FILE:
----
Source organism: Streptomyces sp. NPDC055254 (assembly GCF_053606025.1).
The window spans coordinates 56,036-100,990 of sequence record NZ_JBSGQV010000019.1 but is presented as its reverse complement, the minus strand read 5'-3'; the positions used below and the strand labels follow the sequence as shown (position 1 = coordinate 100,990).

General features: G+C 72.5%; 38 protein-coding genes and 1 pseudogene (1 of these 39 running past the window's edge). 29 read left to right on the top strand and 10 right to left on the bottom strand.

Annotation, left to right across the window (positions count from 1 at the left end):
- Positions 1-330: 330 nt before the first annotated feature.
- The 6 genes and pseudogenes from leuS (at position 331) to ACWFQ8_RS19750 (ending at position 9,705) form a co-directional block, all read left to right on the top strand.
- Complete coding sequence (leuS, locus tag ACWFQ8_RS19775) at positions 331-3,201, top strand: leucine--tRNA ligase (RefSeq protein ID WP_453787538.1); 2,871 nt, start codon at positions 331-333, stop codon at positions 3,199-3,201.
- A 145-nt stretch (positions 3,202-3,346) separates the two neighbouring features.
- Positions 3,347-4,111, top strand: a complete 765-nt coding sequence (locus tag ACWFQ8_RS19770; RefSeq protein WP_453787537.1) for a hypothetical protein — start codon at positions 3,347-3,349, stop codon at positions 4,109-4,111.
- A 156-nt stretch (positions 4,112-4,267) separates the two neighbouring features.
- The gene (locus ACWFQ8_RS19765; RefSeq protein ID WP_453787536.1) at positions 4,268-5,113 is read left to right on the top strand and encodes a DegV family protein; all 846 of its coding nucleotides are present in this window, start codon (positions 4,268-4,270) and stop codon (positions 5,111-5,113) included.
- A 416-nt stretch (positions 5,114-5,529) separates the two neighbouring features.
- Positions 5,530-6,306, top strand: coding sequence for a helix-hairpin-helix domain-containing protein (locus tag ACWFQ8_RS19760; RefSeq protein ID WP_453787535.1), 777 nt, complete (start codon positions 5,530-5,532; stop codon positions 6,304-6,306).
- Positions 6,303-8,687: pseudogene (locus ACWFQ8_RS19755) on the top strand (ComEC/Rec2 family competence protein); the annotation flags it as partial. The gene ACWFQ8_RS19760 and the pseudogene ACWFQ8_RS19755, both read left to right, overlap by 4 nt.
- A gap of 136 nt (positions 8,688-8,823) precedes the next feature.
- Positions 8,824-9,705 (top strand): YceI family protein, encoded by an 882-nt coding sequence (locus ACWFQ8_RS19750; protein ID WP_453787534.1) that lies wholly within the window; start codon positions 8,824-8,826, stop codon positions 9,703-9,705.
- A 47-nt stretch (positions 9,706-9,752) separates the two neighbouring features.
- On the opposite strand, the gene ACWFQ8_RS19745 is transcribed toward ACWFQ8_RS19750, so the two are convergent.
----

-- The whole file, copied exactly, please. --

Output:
Source organism: Streptomyces sp. NPDC055254 (assembly GCF_053606025.1).
The window spans coordinates 56,036-100,990 of sequence record NZ_JBSGQV010000019.1 but is presented as its reverse complement, the minus strand read 5'-3'; the positions used below and the strand labels follow the sequence as shown (position 1 = coordinate 100,990).

General features: G+C 72.5%; 38 protein-coding genes and 1 pseudogene (1 of these 39 running past the window's edge). 29 read left to right on the top strand and 10 right to left on the bottom strand.

Annotation, left to right across the window (positions count from 1 at the left end):
- Positions 1-330: 330 nt before the first annotated feature.
- The 6 genes and pseudogenes from leuS (at position 331) to ACWFQ8_RS19750 (ending at position 9,705) form a co-directional block, all read left to right on the top strand.
- Complete coding sequence (leuS, locus tag ACWFQ8_RS19775) at positions 331-3,201, top strand: leucine--tRNA ligase (RefSeq protein ID WP_453787538.1); 2,871 nt, start codon at positions 331-333, stop codon at positions 3,199-3,201.
- A 145-nt stretch (positions 3,202-3,346) separates the two neighbouring features.
- Positions 3,347-4,111, top strand: a complete 765-nt coding sequence (locus tag ACWFQ8_RS19770; RefSeq protein WP_453787537.1) for a hypothetical protein — start codon at positions 3,347-3,349, stop codon at positions 4,109-4,111.
- A 156-nt stretch (positions 4,112-4,267) separates the two neighbouring features.
- The gene (locus ACWFQ8_RS19765; RefSeq protein ID WP_453787536.1) at positions 4,268-5,113 is read left to right on the top strand and encodes a DegV family protein; all 846 of its coding nucleotides are present in this window, start codon (positions 4,268-4,270) and stop codon (positions 5,111-5,113) included.
- A 416-nt stretch (positions 5,114-5,529) separates the two neighbouring features.
- Positions 5,530-6,306, top strand: coding sequence for a helix-hairpin-helix domain-containing protein (locus tag ACWFQ8_RS19760; RefSeq protein ID WP_453787535.1), 777 nt, complete (start codon positions 5,530-5,532; stop codon positions 6,304-6,306).
- Positions 6,303-8,687: pseudogene (locus ACWFQ8_RS19755) on the top strand (ComEC/Rec2 family competence protein); the annotation flags it as partial. The gene ACWFQ8_RS19760 and the pseudogene ACWFQ8_RS19755, both read left to right, overlap by 4 nt.
- A gap of 136 nt (positions 8,688-8,823) precedes the next feature.
- Positions 8,824-9,705 (top strand): YceI family protein, encoded by an 882-nt coding sequence (locus ACWFQ8_RS19750; protein ID WP_453787534.1) that lies wholly within the window; start codon positions 8,824-8,826, stop codon positions 9,703-9,705.
- A 47-nt stretch (positions 9,706-9,752) separates the two neighbouring features.
- On the opposite strand, the gene ACWFQ8_RS19745 is transcribed toward ACWFQ8_RS19750, so the two are convergent.